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getting started with mozilla ui hacking

ben goodger, 9-september-1999

"What if… non-programmers could design the look and feel of a product using W3C standards instead of C++? Where platform differences could be expressed in stylesheets, not hardcoded with #ifdefs? "

- from XPFE webpages at

Contributing code to the Mozilla project has never been as easy as it is today. In the past, you had to be some C/C++/platform toolkit hotshot to add code, today all you really need is an understanding of JavaScript, HTML4.0, the W3C DOM, CSS, and most importantly a sense of adventure.

If you've ever downloaded a Mozilla build, and looked inside the chrome folder, and inside one or two of the little XUL or JS files residing there, you would have guessed that something interesting was going on with Mozilla. The whole user interface is built on eXtensible User interface Language ("XUL") and some HTML4.0 components, styled with CSS1 and 2, and made interactive by using JavaScript to do UI code and to make calls to the compiled core via the exposed APIs.

The Good News

  • JavaScript is not hard to learn (especially if you know another language)
  • Neither is CSS, or HTML 4.0
  • You don't need a meaty machine to do UI hacking, no compilation is required, the entire Mozilla UI is interpreted so you only need to reload your XUL to see your changes
  • Your UIs will be easy to translate into other languages
  • And best of all, we want your input!

And In Case You're Not Convinced…

Here's a snippet of sample UI code (for a toolbar):
  <toolbar class="main-bar" chromeclass="toolbar" style="height: 27px;">
    <titledbutton value="Foo 1" onclick="onFoo(1);"/>
    <titledbutton value="Foo 2" onclick="onFoo(2);"/>
    <html:input type="text" id="location"/>
    <titledbutton value="Foo 3" onclick="onFoo(3);"/>

which yields:

now, in practice we'd use entities for the button captions, and put the real text string in DTD files (to make localisation easier), but for this simple example adding the captions directly into the XUL is permissible.

Get to the point, Ben!

So have an idea for a feature you want to add? See something busted in the browser you suspect might be just a UI issue you can fix? Well, load up your text editor, find yourself some documentation if you need it (see links at the bottom of this document), and get hacking! Here's a general guide:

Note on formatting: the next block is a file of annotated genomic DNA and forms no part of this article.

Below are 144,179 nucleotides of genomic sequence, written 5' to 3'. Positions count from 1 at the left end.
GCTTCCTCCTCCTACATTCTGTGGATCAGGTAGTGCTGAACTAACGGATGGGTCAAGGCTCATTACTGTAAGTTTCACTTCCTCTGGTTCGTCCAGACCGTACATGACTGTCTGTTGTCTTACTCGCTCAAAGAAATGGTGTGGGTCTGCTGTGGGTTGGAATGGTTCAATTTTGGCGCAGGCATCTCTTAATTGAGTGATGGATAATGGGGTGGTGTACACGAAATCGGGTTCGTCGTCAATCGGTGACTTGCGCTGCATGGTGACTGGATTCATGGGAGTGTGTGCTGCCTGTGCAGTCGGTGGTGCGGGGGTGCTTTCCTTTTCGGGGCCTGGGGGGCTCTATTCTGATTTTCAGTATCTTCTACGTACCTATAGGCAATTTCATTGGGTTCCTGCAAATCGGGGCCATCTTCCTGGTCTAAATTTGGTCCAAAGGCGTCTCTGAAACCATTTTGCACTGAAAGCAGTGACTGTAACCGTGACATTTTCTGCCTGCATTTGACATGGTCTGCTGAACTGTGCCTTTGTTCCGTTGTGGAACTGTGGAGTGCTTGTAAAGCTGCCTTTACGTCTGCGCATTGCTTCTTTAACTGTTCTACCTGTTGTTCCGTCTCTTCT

Chrome Folder Structure

The chrome folder is divided into components. Under each folder are content, locale and skin folders. Content contains all the JS and XUL files that define the structure and behaviour of the user interface. Locale contains text strings for specific languages (in DTD files), and Skin contains CSS files which define the appearance of the contents XUL files.

This is not a XUL, CSS, JavaScript or XML tutorial, but have a look in the files in these folders and you'll quickly get a sense of how things work. If you want to make a new dialog, start by getting an existing one, and pruning out unneeded features. I've found the best way to learn was to play with existing code, and try and write some myself.

Hacking XUL

Before getting started with the XUL widgets, I suggest you have an extended play with them first, create a test XUL document, and try embedding each in. This is especially important for trees, which are the most complicated widget to use. Also, have a play with boxes (boxes are used to contain other widgets, similar to GTK boxes I guess), they're fundamental to controlling the way your interface is displayed on screen. Relatively comprehensive (although sometimes out-of-date, beware!) documents can be found at's XPToolkit page.

You interact with the objects in your UI using W3C DOM calls. If you don't know much DOM, try reading this document, or learn by reading existing code. (You might find it useful to bookmark that doc though, it's a handy reference).